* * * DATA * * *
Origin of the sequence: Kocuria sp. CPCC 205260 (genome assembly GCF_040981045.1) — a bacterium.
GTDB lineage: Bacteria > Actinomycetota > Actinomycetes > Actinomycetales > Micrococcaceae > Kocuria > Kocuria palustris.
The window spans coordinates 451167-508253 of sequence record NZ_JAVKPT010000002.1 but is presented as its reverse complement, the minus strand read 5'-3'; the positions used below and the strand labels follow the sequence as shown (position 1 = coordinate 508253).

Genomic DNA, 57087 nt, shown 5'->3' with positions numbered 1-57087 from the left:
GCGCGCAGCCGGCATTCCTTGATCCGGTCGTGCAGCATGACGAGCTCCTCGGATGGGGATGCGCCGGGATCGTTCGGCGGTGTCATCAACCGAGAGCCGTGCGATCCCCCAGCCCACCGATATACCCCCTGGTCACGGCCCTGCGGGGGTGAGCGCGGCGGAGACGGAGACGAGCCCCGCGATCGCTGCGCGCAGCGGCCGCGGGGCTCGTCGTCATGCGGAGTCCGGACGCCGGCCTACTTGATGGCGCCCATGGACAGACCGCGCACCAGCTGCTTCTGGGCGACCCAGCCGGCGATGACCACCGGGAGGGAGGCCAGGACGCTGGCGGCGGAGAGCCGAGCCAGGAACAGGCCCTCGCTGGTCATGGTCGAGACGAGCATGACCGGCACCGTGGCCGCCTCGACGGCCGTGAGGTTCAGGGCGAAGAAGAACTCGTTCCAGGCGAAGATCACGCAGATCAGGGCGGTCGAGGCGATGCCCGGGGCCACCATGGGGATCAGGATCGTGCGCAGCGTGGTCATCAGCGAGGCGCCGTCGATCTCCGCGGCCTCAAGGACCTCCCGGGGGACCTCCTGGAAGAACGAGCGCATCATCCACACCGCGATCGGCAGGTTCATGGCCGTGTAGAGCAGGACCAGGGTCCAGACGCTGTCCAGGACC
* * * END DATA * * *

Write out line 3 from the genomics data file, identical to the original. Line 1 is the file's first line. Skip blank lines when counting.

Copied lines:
The window spans coordinates 451167-508253 of sequence record NZ_JAVKPT010000002.1 but is presented as its reverse complement, the minus strand read 5'-3'; the positions used below and the strand labels follow the sequence as shown (position 1 = coordinate 508253).